If you’re using binary packages you shouldn’t need to follow these steps. You should download the appropriate binary from your package repository, transfer that to the offline computer, and install that. Any OS can create the source bundle, but it cannot be installed on Windows. (Instead, use a standard Windows binary package.)

Note if you’re using RStudio Package Manager on Linux: If you still want to make a source bundle with this function, make sure to set the first repo in options("repos") to be a mirror that contains source packages (that is: something other than the RSPM binary mirror URLs).

Step 1 - Using a computer with internet access, pre-download the dependencies:

Step 2 - On the computer without internet access, install the prepared package:

Alternative, hands-on approach

  • Download the dependency files (cpp/thirdparty/ may be helpful)
  • Copy the directory of dependencies to the offline computer
  • Create the environment variable ARROW_THIRDPARTY_DEPENDENCY_DIR on the offline computer, pointing to the copied directory.
  • Install the arrow package as usual.


The intent is that install.packages("arrow") will just work and handle all C++ dependencies, but depending on your system, you may have better results if you tune one of several parameters. Here are some known complications and ways to address them.

Package failed to build C++ dependencies

If you see a message like

------------------------- NOTE ---------------------------
There was an issue preparing the Arrow C++ libraries.

in the output when the package fails to install, that means that installation failed to retrieve or build the libarrow version compatible with the current version of the R package.

Please check the “Known installation issues” below to see if any apply, and if none apply, set the environment variable ARROW_R_DEV=TRUE for more verbose output and try installing again. Then, please report an issue and include the full installation output.

Using system libraries

If a system library or other installed Arrow is found but it doesn’t match the R package version (for example, you have libarrow 1.0.0 on your system and are installing R package 2.0.0), it is likely that the R bindings will fail to compile. Because the Apache Arrow project is under active development, it is essential that versions of libarrow and the R package matches. When install.packages("arrow") has to download libarrow, the install script ensures that you fetch the libarrow version that corresponds to your R package version. However, if you are using a version of libarrow already on your system, version match isn’t guaranteed.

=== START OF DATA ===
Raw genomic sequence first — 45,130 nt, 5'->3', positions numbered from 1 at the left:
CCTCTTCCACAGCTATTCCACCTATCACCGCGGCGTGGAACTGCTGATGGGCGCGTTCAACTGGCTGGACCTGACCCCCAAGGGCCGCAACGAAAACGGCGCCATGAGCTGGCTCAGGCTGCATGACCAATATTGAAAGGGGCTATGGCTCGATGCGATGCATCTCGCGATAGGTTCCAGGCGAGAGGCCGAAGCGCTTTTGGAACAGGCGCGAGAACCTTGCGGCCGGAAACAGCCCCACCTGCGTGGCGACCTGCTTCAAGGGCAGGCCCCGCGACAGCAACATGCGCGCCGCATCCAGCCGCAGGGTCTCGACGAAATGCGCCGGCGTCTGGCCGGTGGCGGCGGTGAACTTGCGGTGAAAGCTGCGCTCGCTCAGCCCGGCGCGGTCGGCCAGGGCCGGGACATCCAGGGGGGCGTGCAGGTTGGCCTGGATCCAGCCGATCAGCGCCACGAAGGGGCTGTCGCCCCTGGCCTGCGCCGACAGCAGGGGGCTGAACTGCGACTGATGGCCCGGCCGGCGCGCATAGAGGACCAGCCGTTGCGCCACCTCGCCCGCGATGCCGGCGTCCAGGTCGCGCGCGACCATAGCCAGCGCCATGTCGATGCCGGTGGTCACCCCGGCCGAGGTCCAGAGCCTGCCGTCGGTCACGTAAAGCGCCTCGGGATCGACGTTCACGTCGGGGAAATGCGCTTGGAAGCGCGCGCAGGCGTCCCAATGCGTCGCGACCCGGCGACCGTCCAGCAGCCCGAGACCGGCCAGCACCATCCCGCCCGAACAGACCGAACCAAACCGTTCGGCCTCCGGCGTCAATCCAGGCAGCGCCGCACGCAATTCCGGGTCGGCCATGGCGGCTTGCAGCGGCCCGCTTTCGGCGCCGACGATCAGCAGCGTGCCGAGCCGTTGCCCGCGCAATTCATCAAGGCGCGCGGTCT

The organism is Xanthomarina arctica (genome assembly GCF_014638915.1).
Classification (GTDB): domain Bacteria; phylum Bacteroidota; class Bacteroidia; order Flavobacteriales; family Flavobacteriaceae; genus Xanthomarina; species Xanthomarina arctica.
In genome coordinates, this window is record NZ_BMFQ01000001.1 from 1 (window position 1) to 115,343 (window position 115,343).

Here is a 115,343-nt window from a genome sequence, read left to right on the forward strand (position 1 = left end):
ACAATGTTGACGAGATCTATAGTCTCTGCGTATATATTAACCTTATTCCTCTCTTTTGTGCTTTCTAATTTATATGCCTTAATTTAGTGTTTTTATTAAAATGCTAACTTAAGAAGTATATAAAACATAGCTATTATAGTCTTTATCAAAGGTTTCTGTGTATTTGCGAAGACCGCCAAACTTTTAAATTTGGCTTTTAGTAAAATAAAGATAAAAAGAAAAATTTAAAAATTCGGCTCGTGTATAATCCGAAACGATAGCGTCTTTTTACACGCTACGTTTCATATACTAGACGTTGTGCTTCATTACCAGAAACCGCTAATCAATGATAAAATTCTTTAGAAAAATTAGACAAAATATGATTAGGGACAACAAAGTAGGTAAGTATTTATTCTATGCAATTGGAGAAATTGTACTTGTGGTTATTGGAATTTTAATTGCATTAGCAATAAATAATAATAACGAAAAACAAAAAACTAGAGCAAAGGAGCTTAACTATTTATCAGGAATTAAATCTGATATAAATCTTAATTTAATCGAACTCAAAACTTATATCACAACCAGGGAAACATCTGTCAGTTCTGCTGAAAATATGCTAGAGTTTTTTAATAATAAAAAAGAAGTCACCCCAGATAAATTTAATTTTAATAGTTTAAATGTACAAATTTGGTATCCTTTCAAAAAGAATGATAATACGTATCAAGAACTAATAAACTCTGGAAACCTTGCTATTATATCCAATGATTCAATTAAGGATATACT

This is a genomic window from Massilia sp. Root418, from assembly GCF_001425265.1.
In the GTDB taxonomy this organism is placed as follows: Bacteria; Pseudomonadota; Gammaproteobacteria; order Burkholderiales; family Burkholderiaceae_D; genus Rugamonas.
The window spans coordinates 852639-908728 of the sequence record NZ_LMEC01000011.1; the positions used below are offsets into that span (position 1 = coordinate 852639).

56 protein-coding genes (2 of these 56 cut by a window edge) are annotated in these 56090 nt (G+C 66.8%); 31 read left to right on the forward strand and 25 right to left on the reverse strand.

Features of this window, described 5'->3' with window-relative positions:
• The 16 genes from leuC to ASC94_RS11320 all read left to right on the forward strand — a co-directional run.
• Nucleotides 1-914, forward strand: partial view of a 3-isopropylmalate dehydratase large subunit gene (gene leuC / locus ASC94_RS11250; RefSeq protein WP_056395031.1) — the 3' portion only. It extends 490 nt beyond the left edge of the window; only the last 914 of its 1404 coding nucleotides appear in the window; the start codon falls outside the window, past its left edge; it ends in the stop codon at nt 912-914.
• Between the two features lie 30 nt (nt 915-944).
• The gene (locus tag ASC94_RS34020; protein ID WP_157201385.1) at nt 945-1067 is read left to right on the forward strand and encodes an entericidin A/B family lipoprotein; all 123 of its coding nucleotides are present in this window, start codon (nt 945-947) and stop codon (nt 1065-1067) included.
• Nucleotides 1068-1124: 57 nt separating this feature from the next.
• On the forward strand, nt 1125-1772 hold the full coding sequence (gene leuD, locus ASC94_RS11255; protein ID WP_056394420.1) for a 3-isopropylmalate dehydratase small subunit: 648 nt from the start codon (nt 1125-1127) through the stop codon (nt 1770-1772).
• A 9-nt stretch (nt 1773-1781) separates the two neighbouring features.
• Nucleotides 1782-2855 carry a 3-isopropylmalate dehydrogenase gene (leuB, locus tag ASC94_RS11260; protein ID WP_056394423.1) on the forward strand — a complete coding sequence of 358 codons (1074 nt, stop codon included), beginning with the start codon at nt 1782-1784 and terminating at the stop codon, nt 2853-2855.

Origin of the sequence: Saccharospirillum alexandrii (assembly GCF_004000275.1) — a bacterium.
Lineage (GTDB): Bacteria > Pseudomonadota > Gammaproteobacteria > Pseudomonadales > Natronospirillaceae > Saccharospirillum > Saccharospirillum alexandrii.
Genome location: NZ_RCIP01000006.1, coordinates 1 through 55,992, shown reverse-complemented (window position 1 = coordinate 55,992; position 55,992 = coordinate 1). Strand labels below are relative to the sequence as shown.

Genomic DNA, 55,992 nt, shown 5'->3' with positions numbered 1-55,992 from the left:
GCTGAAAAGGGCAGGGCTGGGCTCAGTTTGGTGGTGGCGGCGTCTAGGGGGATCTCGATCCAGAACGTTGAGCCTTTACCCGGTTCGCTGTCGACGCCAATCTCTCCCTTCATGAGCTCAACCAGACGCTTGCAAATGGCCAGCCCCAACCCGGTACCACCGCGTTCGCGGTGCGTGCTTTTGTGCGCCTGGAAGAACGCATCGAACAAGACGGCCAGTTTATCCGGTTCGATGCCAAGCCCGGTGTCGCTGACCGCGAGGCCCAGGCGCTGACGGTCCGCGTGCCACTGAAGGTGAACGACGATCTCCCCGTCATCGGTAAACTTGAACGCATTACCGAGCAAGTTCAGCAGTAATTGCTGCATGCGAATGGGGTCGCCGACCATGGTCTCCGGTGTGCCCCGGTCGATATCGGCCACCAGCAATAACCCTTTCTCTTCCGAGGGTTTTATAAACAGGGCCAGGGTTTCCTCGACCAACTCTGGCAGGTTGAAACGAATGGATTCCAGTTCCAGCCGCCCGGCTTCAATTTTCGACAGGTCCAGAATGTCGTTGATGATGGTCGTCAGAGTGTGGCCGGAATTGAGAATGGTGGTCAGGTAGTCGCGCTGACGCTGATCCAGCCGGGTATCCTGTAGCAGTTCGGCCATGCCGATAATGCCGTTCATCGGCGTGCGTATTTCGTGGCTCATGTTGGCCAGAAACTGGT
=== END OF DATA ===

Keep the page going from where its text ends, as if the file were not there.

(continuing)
To fix version mismatch, you can either update your libarrow system packages to match the R package version, or set the environment variable ARROW_USE_PKG_CONFIG=FALSE to tell the configure script not to look for system version of libarrow. (The latter is the default of install_arrow().) System libarrow versions are available corresponding to all CRAN releases but not for nightly or dev versions, so depending on the R package version you’re installing, system libarrow version may not be an option.

Note also that once you have a working R package installation based on system (shared) libraries, if you update your system libarrow installation, you’ll need to reinstall the R package to match its version. Similarly, if you’re using libarrow system libraries, running update.packages() after a new release of the arrow package will likely fail unless you first update the libarrow system packages.

Using prebuilt binaries

If the R package finds and downloads a prebuilt binary of libarrow, but then the arrow package can’t be loaded, perhaps with “undefined symbols” errors, please report an issue. This is likely a compiler mismatch and may be resolvable by setting some environment variables to instruct R to compile the packages to match libarrow.

A workaround would be to set the environment variable LIBARROW_BINARY=FALSE and retry installation: this value instructs the package to build libarrow from source instead of downloading the prebuilt binary. That should guarantee that the compiler settings match.

If a prebuilt libarrow binary wasn’t found for your operating system but you think it should have been, please report an issue and share the console output. You may also set the environment variable ARROW_R_DEV=TRUE for additional debug messages.

Building libarrow from source

If building libarrow from source fails, check the error message. (If you don’t see an error message, only the ----- NOTE -----, set the environment variable ARROW_R_DEV=TRUE to increase verbosity and retry installation.) The install script should work everywhere, so if libarrow fails to compile, please report an issue so that we can improve the script.

Known installation issues


As mentioned above, please report an issue if you encounter ways to improve this. If you find that your Linux distribution or version is not supported, we welcome the contribution of Docker images (hosted on Docker Hub) that we can use in our continuous integration. These Docker images should be minimal, containing only R and the dependencies it requires. (For reference, see the images that R-hub uses.)

You can test the arrow R package installation using the docker-compose setup included in the apache/arrow git repository. For example,

R_ORG=rhub R_IMAGE=ubuntu-gcc-release R_TAG=latest docker-compose build r
R_ORG=rhub R_IMAGE=ubuntu-gcc-release R_TAG=latest docker-compose run r

installs the arrow R package, including libarrow, on the rhub/ubuntu-gcc-release image.